174. The Department's mission statement, if that is the correct phrase, is in paragraph 1.6, "The Department is committed to working towards wider participation in higher education while continuing to improve standards." A lot of people out in society think that standards at universities are declining and they point to certain degree courses—and I do not want to be unfair to the people I am about to mention—like hairdressing degree courses and catering degree courses and so on. Do you think that is a problem?
  (Professor Sir Howard Newby) I am not aware of any degree courses in hairdressing, let me say straight away. I think we need to unstrip the myths from the reality here. I repeat the comment that the Permanent Secretary made earlier, it is no part of our intention, indeed we would be doing a disservice to students, to admit more students into higher education at the price of lowering standards. It would not be fair to the students, let alone to anyone else. I do not believe standards have fallen in universities, we have evidence from the Quality Assurance Agency which monitor these things to demonstrate that the quality and standards which operate in higher education in this country are very high, are sustainably high and are as good as anywhere in the world.
  (Mr Normington) Clearly the range of courses has greatly increased but it does not follow they are lower standard courses.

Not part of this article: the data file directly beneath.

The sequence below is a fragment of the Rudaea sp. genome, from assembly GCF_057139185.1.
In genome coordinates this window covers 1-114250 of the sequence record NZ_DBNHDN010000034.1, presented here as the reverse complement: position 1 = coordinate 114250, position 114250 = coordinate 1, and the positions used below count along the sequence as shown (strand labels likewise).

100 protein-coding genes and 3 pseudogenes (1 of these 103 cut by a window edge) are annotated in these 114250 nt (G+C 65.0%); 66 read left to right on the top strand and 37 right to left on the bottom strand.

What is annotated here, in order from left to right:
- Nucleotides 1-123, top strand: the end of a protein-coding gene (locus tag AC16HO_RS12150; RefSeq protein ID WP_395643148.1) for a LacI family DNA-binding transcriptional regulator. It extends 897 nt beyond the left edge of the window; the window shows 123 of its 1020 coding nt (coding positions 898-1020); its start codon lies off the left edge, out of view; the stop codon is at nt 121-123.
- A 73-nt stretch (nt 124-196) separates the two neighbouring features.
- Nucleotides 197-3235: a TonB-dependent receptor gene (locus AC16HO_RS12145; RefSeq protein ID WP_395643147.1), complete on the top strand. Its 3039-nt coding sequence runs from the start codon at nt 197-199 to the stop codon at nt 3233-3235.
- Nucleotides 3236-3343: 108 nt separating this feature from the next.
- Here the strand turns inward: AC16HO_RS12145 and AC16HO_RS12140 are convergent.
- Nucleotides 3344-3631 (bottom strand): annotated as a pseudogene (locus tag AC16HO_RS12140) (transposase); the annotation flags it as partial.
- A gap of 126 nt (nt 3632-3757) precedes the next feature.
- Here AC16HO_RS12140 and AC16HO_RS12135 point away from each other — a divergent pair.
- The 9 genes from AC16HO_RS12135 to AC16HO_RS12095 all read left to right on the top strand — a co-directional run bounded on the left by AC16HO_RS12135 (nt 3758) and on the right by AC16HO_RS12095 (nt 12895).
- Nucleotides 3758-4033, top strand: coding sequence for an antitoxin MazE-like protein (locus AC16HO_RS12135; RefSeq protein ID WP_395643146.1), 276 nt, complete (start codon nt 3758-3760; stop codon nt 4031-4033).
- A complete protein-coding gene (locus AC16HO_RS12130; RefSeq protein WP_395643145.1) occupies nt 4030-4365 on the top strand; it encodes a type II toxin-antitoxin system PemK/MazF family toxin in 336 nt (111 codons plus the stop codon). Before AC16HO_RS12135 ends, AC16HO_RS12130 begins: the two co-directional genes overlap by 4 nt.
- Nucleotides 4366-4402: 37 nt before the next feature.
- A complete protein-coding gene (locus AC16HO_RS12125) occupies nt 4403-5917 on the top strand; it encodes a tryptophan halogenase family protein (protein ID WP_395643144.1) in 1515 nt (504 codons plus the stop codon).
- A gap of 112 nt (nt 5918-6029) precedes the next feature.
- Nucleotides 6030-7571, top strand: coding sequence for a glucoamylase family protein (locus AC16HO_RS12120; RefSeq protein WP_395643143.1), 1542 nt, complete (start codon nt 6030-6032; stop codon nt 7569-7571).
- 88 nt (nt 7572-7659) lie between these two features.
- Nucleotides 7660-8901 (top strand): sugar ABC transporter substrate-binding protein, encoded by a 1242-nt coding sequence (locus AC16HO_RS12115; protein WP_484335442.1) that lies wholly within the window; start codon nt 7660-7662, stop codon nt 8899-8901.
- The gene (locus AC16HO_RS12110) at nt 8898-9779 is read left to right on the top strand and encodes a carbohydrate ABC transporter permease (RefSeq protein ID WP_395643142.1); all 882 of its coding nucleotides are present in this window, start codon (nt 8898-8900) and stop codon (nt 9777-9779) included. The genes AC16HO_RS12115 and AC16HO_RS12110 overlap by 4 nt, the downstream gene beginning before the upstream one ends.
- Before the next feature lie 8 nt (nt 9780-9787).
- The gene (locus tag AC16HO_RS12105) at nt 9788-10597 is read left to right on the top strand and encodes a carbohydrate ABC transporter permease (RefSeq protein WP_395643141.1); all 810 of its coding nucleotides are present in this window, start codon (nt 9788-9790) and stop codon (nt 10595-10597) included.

175. Mr Normington, you said there was some evidence that student loans or the fear of debt by students was having a deterrent effect on people from poorer social backgrounds. What is that evidence? What statistical evidence do you have?
  (Mr Normington) I think this comes from the student income and expenditure survey. Remember, one of the issues here is that this system has hardly been in place long, so some of the evidence we have is for the previous system.

  176. You are about to scrap it. Maybe we will never know.
  (Mr Normington) We are having a review of it, we are not about to scrap it. I can provide you with the proportions. Some of it is about the perception of debt, fear of debt, and there is some evidence of that. There is also some evidence though that that goes along with some of the things we were talking about earlier, which is, "It is not for me, I couldn't imagine going to university", and some of that is up the table compared with the fear of debt. But fear of debt is an issue.


  177. Mr Osborne asked you a question about the relative decline in people coming from state education to the most popular universities, can you give us a note on that?
  (Mr Normington) Yes, I will do that.

Mr Steinberg

  178. Chairman, can they give us a break-down of some of the universities as well?
  (Mr Normington) I guess so.[7]


  Chairman: Thank you. There is a division in the House, we will break for about ten minutes.

  The Committee suspended from 18.24 pm to 18.45 pm for divisions in the House

Mr Rendel

  179. Firstly, can I ask you where the 50 per cent target came from?
  (Mr Normington) Do you mean how do we measure it or—


6   Ev 48-49, Appendix 1. Back

7   Ev 48-49, Appendix 1. Back